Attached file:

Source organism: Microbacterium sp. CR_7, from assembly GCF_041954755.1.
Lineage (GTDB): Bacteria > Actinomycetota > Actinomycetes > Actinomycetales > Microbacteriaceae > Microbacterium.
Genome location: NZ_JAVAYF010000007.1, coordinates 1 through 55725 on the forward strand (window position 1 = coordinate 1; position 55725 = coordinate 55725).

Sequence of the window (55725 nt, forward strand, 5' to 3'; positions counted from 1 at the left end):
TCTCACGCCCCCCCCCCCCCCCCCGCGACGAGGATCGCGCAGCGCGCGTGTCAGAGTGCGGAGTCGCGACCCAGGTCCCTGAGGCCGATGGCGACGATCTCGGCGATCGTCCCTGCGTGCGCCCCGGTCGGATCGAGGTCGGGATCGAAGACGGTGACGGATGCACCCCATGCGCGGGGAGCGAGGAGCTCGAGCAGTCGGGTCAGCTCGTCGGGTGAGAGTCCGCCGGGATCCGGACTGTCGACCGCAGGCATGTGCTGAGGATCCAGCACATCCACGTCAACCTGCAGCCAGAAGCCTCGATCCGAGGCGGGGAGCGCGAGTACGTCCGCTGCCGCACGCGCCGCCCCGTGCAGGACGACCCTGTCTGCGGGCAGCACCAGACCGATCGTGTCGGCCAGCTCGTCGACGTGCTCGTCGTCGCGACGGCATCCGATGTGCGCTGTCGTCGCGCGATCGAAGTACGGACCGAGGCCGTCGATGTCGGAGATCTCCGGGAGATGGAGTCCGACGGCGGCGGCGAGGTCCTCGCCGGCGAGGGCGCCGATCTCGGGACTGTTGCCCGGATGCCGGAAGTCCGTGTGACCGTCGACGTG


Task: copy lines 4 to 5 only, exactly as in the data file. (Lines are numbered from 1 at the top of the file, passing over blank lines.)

Sequence of the window (55725 nt, forward strand, 5' to 3'; positions counted from 1 at the left end):
TCTCACGCCCCCCCCCCCCCCCCCGCGACGAGGATCGCGCAGCGCGCGTGTCAGAGTGCGGAGTCGCGACCCAGGTCCCTGAGGCCGATGGCGACGATCTCGGCGATCGTCCCTGCGTGCGCCCCGGTCGGATCGAGGTCGGGATCGAAGACGGTGACGGATGCACCCCATGCGCGGGGAGCGAGGAGCTCGAGCAGTCGGGTCAGCTCGTCGGGTGAGAGTCCGCCGGGATCCGGACTGTCGACCGCAGGCATGTGCTGAGGATCCAGCACATCCACGTCAACCTGCAGCCAGAAGCCTCGATCCGAGGCGGGGAGCGCGAGTACGTCCGCTGCCGCACGCGCCGCCCCGTGCAGGACGACCCTGTCTGCGGGCAGCACCAGACCGATCGTGTCGGCCAGCTCGTCGACGTGCTCGTCGTCGCGACGGCATCCGATGTGCGCTGTCGTCGCGCGATCGAAGTACGGACCGAGGCCGTCGATGTCGGAGATCTCCGGGAGATGGAGTCCGACGGCGGCGGCGAGGTCCTCGCCGGCGAGGGCGCCGATCTCGGGACTGTTGCCCGGATGCCGGAAGTCCGTGTGACCGTCGACGTG